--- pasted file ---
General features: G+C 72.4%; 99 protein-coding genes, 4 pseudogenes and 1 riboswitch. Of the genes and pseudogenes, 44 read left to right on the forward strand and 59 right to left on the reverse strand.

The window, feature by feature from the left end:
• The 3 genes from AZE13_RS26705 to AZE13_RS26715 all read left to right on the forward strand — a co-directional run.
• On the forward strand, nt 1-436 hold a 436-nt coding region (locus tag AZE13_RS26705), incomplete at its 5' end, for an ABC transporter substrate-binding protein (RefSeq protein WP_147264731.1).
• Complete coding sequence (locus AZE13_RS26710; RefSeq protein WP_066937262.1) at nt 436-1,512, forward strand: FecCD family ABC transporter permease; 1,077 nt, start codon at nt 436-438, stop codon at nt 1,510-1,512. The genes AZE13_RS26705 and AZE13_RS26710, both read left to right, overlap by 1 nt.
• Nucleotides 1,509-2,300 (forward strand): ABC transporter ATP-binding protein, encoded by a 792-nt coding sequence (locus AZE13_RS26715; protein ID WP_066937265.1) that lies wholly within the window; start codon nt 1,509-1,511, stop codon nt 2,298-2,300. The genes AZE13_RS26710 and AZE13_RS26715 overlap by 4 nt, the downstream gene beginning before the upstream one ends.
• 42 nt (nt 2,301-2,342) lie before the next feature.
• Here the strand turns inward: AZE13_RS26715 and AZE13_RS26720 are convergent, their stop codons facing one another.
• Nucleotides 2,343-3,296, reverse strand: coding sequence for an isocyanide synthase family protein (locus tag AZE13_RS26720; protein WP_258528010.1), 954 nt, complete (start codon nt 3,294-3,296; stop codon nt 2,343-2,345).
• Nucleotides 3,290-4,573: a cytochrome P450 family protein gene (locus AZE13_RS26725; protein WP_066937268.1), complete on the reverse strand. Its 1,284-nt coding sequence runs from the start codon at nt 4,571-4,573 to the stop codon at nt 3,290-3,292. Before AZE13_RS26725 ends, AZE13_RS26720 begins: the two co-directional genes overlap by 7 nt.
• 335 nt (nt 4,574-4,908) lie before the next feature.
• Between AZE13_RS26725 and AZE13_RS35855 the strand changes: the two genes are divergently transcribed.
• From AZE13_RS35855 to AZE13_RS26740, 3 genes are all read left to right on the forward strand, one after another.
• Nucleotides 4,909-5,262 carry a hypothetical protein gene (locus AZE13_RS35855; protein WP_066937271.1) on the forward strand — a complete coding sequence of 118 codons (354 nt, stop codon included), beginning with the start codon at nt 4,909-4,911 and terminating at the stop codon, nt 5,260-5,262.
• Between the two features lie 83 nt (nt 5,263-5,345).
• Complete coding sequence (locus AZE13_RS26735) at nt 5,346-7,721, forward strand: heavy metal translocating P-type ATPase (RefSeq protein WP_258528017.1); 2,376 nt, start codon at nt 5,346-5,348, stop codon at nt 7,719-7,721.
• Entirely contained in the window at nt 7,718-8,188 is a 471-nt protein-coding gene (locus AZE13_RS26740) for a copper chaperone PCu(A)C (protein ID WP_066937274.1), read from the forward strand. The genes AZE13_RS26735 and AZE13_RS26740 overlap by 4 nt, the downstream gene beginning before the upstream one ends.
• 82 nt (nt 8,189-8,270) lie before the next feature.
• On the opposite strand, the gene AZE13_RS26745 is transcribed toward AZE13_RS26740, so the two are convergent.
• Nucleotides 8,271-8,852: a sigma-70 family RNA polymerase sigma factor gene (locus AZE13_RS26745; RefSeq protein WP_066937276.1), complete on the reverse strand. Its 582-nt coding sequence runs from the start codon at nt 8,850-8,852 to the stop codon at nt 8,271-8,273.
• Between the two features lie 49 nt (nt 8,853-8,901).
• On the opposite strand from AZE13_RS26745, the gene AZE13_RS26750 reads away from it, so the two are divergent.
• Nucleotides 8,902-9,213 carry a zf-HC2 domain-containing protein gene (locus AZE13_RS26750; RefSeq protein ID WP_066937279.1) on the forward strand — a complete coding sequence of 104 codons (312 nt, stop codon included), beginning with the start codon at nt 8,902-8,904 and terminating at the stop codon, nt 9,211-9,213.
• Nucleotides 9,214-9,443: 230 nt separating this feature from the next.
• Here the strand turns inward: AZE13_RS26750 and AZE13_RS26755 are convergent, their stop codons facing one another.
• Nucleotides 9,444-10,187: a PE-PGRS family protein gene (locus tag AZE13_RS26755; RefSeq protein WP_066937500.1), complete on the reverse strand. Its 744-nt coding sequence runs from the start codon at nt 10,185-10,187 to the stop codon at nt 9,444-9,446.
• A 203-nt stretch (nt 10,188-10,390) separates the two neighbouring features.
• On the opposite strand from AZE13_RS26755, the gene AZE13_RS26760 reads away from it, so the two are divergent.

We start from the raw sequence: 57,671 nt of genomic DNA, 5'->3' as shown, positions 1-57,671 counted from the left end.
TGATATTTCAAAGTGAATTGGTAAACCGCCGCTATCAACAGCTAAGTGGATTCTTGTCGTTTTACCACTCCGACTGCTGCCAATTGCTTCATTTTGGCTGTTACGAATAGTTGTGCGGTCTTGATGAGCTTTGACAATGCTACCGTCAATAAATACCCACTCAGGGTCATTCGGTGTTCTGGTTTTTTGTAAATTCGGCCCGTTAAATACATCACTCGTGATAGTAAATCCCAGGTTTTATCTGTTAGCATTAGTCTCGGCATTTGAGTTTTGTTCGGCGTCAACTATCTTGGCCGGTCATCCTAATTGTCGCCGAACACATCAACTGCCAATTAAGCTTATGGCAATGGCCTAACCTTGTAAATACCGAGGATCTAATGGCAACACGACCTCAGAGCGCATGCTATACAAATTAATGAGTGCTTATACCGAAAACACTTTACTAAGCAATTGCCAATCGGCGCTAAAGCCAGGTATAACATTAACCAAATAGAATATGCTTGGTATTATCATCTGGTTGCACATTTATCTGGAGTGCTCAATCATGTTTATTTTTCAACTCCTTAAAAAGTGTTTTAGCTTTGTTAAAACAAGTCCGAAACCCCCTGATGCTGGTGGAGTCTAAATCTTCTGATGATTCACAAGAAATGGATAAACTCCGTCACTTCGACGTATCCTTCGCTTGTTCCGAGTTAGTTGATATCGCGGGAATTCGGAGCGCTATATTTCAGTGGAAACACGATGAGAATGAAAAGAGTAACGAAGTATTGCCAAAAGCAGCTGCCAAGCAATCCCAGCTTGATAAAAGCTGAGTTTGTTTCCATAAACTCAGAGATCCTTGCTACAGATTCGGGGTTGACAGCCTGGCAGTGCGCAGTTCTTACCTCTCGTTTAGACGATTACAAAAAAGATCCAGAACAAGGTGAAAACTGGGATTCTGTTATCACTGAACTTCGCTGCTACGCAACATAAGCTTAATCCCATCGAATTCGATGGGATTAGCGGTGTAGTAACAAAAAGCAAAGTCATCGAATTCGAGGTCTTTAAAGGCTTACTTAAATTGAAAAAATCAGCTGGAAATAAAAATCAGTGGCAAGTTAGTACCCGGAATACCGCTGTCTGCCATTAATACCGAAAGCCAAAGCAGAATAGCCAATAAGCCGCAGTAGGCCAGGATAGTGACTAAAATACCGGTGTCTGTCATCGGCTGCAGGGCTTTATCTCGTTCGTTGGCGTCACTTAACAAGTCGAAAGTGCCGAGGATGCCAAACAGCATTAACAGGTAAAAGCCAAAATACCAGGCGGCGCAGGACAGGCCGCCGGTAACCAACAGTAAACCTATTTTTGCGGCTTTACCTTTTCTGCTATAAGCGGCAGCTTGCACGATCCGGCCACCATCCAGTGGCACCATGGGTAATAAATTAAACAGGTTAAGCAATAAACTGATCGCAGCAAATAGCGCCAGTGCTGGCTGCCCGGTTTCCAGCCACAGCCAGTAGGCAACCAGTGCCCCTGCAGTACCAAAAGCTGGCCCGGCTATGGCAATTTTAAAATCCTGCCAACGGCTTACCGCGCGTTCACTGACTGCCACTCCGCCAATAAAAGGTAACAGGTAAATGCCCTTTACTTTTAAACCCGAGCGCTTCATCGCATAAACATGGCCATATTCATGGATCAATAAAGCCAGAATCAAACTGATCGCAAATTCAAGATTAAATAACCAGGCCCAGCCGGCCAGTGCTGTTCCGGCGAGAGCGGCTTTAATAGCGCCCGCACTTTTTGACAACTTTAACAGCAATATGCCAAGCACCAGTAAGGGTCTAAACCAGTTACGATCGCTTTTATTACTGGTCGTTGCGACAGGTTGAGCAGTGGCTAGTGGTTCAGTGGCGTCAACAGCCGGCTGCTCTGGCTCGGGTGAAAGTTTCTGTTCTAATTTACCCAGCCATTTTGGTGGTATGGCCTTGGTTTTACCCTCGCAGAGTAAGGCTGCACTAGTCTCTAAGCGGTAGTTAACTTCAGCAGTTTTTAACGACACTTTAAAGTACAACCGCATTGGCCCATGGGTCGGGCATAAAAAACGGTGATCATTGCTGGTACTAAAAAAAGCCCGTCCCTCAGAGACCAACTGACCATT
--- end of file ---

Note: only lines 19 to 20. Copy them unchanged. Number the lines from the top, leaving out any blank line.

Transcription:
• On the opposite strand, the gene AZE13_RS26745 is transcribed toward AZE13_RS26740, so the two are convergent.
• Nucleotides 8,271-8,852: a sigma-70 family RNA polymerase sigma factor gene (locus AZE13_RS26745; RefSeq protein WP_066937276.1), complete on the reverse strand. Its 582-nt coding sequence runs from the start codon at nt 8,850-8,852 to the stop codon at nt 8,271-8,273.